• Nap before driving home, if possible, if you are excessively sleepy
  • Car pool, if possible, and have the most alert person do the driving
  • Consider taking public transportation if available
  • Wear sunglasses at the end of the shift when driving home if there is sunlight and you wish to sleep when getting home.

Tips for Work

  • Take short breaks throughout your shift to break up monotony
  • Exercise during breaks if possible
  • Try to work with a partner since conversation can keep you more alert
  • Don’t leave the most boring tasks for the end of your shift since this is when you feel most drowsy

Delayed Sleep Phase Syndrome. This disorder occurs when the body’s internal circadian clock is somewhat longer than 24-hours or the individual has a natural tendency to be a “night owl”, leading to habitually late bedtimes, not feeling tired in the evening and difficulty initiating sleep. These patients also have difficulty waking up in the morning and can sleep through the alarm clock, possibly leading to missed school or work.

In the normal condition, the brain’s internal circadian clock is very close to 24 hours, just like the natural 24-hour day. However, some individuals have an internal circadian clock that is somewhat longer than 24-hours or have a natural tendency for habitually late bedtimes. In patients with delayed sleep phase syndrome, this tendency is exaggerated leading them to not feel tired in the evening and causing a pathological difficulty initiating sleep at night. These patients commonly have sleep-onset insomnia, but can maintain sleep well once sleep has finally been initiated.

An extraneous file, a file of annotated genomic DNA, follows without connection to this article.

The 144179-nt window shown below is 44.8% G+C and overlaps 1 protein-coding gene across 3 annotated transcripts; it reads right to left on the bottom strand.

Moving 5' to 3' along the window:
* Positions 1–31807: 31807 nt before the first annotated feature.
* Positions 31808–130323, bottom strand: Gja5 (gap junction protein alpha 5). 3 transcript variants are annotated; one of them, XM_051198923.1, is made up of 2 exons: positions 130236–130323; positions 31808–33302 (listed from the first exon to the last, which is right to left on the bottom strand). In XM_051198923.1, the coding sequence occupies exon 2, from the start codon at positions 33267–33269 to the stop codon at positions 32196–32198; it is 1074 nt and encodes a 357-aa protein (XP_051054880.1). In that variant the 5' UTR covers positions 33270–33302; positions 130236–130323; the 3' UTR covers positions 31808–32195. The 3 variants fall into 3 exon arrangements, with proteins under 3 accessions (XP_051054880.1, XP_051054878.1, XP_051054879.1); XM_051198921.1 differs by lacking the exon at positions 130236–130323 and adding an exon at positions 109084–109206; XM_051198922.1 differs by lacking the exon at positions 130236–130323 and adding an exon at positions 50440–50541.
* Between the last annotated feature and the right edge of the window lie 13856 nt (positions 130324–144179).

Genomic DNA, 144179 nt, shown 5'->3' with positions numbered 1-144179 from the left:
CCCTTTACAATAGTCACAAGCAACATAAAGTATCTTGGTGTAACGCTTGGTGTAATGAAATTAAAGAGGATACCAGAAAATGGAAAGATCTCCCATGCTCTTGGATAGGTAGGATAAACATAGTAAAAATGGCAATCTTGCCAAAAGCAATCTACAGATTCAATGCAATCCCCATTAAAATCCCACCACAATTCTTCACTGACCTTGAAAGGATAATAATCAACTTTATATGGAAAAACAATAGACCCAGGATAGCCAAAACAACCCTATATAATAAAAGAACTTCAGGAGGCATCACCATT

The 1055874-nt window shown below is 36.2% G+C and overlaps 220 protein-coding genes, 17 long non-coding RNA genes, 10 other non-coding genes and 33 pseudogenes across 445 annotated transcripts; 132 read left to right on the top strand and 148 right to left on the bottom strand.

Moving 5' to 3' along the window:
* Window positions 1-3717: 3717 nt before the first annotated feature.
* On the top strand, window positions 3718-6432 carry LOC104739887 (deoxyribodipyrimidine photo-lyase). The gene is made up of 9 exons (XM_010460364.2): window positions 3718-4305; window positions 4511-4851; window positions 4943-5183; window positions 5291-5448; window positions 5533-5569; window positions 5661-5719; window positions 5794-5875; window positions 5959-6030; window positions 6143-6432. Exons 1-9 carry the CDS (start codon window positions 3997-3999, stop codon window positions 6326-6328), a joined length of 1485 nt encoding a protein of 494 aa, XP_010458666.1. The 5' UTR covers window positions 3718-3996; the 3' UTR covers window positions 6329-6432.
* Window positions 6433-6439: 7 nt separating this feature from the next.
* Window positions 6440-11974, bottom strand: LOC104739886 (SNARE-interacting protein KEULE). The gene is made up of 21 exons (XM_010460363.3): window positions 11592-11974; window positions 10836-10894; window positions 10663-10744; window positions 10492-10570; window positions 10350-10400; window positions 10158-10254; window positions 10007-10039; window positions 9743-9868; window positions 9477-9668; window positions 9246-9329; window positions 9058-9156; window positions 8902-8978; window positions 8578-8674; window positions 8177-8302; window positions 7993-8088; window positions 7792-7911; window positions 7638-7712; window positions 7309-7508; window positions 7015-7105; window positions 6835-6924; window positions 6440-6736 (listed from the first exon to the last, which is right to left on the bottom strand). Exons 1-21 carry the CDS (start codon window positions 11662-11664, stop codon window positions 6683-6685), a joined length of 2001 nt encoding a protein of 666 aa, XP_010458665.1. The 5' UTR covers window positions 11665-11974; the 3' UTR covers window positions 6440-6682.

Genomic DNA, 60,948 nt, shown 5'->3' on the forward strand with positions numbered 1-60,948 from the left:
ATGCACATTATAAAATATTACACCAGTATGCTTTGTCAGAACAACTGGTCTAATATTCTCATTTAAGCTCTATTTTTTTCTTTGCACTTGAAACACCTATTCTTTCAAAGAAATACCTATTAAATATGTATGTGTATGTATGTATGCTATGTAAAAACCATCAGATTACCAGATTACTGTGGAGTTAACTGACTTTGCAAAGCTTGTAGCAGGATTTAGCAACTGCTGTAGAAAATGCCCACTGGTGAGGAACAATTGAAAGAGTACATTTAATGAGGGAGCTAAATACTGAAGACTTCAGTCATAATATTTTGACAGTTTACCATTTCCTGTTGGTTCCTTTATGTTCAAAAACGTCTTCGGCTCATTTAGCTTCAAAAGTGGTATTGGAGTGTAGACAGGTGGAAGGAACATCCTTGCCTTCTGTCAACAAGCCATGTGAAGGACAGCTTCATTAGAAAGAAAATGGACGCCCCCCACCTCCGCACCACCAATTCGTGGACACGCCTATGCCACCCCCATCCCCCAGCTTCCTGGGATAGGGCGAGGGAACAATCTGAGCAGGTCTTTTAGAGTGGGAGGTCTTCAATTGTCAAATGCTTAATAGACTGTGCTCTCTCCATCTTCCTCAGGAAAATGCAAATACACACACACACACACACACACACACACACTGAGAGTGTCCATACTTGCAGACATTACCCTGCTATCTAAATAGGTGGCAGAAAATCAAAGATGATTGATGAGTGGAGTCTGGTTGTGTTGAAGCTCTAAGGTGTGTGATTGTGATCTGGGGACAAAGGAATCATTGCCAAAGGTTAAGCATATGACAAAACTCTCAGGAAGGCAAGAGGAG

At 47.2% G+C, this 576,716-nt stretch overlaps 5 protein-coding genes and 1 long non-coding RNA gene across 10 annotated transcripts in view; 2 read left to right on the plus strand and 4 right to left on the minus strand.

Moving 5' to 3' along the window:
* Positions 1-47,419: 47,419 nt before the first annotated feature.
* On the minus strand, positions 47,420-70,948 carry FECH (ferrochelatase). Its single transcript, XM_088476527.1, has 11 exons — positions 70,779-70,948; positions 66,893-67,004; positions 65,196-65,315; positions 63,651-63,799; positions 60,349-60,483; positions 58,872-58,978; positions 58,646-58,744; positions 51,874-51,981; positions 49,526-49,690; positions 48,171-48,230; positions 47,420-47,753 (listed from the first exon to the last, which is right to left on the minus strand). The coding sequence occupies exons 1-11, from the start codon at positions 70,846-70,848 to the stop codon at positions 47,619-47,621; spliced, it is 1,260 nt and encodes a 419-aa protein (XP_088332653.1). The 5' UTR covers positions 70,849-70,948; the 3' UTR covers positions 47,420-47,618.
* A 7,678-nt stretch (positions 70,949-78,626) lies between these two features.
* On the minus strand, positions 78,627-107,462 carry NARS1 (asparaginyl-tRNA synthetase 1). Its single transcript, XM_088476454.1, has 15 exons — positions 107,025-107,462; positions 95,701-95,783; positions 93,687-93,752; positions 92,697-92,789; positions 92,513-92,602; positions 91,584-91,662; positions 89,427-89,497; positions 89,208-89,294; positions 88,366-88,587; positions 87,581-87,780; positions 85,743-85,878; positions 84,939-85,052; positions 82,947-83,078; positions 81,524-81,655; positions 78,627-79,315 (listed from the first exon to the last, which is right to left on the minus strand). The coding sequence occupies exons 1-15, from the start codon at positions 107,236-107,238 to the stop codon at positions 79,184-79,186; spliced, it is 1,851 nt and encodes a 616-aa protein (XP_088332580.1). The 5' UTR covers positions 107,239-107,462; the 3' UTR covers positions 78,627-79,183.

Patients who are “night owls” are most likely to suffer from delayed sleep phase syndrome. These patients also have difficulty waking up in the morning and can sleep through the alarm clock, possibly leading to missed school or work. Although patients with delayed sleep phase syndrome feel tired and sleepy in the morning, they feel wide awake in the evening. This disorder is most commonly seen in adolescence to young adulthood when the brain’s biological clock tends to naturally slow down at the time of puberty. If you have a teenager sleeping in until late morning or noon on weekends, difficulty getting to bed on school nights and difficulty getting up for school, you should suspect delayed sleep phase syndrome as a possible cause.